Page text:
The unrest in the Pretoria CBD is finally over after the City of Tshwane and taxi operators reached an agreement.
Member of the Mayoral Committee (MMC) for Roads and Transport Sheila Senkubuge met with the SA National Taxi Council (Santaco) and National Taxi Alliance (NTA) on Tuesday to try to resolve the impasse that prompted hundreds of taxi drivers to take to the streets last week.
News24 reported that taxi operators took to the streets after one of their drivers was shot and killed last Tuesday, after accosting an alleged drug dealer.
The taxi operators targeted alleged drug dealers, who were foreign nationals.
“Last night we had a marathon meeting, together with the taxi industry, myself as well as the taxi drivers, and we have been able to come to a resolve, and we are pleased to announce to the city and members of the public that the protest action is officially over,” Senkubuge said.
Senkubuge added that bus services would resume and thanked taxi operators and law enforcement officials for working together to find a solution.
The MMC announced that a joint steering committee would be set up, comprising the taxi industry, different City departments, Gauteng MEC for Roads and Transport Jacob Mamabolo, the Tshwane Metro Police Department (TMPD) and Gauteng police commissioner Lieutenant General Elias Mawela.
The committee will look at ways of ridding the city of drug dealers and corrupt police officers.
Senkubuge also distanced the taxi operators from the looting and burning of foreign owned shops in the Pretoria CDB.
“It is also very important for us to reiterate from the side of the City that we do not believe that the actions from the drivers were xenophobic in their nature. The intent was to get assistance in order to clean up the drug use in the city centre as well as the sales,” Senkubuge said.
“I think it’s important that that is understood. As the City, we understand that. But we don’t believe the correct method was used. We can never encourage vigilantism and we can never encourage our citizens taking the law into their own hands. We have to leave law enforcement to the law enforcers.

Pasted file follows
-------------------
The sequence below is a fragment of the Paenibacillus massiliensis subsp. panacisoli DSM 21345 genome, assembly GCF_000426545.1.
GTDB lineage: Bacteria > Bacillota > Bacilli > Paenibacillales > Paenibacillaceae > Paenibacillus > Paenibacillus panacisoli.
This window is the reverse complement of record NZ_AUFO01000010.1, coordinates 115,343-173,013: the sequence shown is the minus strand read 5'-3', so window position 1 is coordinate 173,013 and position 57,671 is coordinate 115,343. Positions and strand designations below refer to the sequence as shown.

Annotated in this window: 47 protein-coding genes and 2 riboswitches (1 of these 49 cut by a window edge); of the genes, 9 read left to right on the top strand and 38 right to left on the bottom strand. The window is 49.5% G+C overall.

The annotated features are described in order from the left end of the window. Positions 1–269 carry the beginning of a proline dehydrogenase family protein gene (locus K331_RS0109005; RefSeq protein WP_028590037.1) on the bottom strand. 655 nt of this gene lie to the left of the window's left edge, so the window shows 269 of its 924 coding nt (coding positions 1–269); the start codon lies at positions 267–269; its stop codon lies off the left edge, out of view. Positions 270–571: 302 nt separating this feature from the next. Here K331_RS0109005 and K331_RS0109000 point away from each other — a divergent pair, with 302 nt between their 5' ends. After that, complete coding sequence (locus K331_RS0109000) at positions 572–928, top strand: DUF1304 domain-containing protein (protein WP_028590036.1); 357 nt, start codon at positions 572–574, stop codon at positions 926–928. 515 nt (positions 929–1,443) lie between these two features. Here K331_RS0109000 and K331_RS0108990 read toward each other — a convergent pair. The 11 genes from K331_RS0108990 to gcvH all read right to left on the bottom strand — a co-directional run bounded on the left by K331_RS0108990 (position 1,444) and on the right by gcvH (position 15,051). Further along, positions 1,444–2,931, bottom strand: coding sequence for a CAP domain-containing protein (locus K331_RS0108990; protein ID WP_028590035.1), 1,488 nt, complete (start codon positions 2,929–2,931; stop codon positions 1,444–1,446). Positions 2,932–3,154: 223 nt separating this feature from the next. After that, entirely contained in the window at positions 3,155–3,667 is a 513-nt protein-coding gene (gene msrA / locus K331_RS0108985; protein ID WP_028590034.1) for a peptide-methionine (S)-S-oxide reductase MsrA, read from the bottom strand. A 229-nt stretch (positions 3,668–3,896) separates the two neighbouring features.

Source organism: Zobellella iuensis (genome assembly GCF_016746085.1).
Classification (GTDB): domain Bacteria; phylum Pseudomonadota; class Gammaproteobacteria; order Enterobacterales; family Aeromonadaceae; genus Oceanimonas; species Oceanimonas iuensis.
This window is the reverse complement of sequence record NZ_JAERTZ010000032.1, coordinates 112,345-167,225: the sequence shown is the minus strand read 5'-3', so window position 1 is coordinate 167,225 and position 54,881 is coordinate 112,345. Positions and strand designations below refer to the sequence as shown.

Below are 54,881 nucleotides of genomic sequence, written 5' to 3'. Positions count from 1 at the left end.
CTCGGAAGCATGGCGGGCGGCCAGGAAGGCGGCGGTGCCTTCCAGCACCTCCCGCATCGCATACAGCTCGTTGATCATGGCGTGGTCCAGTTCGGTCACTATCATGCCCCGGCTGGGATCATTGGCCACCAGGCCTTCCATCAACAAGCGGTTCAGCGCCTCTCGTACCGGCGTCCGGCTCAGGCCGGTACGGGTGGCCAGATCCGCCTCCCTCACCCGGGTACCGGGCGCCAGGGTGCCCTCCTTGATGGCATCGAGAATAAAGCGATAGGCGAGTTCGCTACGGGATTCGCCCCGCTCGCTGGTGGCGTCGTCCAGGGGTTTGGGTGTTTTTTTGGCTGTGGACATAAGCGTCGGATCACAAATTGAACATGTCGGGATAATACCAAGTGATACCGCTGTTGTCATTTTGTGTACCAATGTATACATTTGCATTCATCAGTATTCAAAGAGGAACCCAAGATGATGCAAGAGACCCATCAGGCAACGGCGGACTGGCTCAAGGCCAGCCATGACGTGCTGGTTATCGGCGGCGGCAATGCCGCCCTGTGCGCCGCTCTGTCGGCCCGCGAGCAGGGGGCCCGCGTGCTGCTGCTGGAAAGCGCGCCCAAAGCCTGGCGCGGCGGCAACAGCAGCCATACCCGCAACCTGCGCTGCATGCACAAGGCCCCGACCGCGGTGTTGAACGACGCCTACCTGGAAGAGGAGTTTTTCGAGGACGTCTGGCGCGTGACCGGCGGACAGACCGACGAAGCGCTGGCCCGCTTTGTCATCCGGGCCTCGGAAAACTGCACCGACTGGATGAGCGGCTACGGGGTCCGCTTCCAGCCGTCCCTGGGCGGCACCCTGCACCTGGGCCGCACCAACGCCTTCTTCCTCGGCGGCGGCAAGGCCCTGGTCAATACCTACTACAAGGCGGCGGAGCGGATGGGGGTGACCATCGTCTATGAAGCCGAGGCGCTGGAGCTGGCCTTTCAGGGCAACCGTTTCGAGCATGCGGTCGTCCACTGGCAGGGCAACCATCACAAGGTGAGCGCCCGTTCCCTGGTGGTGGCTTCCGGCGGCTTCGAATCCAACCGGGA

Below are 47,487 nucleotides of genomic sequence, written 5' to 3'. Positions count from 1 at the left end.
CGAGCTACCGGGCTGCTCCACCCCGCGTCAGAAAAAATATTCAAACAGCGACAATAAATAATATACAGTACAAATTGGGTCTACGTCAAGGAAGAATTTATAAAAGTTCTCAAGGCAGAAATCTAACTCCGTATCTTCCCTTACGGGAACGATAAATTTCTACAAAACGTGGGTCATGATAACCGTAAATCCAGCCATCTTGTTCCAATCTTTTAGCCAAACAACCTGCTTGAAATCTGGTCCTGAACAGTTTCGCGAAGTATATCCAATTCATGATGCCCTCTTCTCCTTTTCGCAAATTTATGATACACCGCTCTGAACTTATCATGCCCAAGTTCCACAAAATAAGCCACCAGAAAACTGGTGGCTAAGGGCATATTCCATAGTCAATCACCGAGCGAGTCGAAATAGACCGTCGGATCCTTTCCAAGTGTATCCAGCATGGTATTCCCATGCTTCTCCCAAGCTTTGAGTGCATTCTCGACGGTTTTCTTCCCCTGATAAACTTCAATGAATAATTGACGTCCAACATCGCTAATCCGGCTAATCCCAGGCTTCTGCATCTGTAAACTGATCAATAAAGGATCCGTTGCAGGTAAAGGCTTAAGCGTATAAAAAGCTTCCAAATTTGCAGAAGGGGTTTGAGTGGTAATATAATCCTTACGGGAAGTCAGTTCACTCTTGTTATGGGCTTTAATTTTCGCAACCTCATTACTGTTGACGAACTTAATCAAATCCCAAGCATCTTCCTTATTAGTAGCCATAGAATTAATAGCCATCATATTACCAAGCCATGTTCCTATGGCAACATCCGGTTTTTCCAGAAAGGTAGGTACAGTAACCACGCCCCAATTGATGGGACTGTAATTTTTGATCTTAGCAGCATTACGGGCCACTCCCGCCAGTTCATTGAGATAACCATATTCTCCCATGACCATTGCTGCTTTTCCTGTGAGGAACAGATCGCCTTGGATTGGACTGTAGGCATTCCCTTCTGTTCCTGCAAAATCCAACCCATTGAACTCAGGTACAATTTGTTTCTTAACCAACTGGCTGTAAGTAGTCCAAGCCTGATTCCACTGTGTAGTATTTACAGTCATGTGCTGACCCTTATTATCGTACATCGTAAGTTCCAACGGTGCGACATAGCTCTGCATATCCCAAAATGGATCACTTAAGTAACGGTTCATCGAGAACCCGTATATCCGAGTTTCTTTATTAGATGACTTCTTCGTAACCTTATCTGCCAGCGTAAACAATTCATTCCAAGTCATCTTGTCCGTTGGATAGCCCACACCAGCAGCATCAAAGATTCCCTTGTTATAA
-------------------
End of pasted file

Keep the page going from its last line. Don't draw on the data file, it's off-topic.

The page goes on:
“We understood that there were criminal elements that flouted the entire process and turned it into the perception of xenophobic attacks.”
In a joint statement by Santaco and NTA, read by NTA Tshwane chairperson Piet Mahlangu, the taxi associations again distanced themselves from the looting and chaos.
“As the taxi industry in operation in Tshwane, we regret and condemn the violence that has engulfed the city,” Mahlangu said.
“We remind fellow South Africans that foreign nationals are also members of South African society and are also passengers in the taxis, therefore making foreign nationals equally important as nationals.
“Consequently, we want to emphasise that the current protests and violence in the city are not at all connected to the formal structures of the taxi industry.”
“Our position regarding this is that law enforcement must be applied and these hooligans be arrested and face the full might of the law.”
Since the start of the unrest in Tshwane, violence spread to parts of Johannesburg and Ekurhuleni, where foreign-owned shops were looted. At least five people were killed.
In a police statement on Wednesday morning, it emerged that the number of people who were arrested increased to 289 since Sunday.
Police added that there was a significant decline in incidents of public violence and looting in Johannesburg and Tshwane.
“Last night in Ekurhuleni, a total of 100 people were arrested when police responded to several incidents of public violence and looting,” police spokesperson Colonel Lungelo Dlamini said.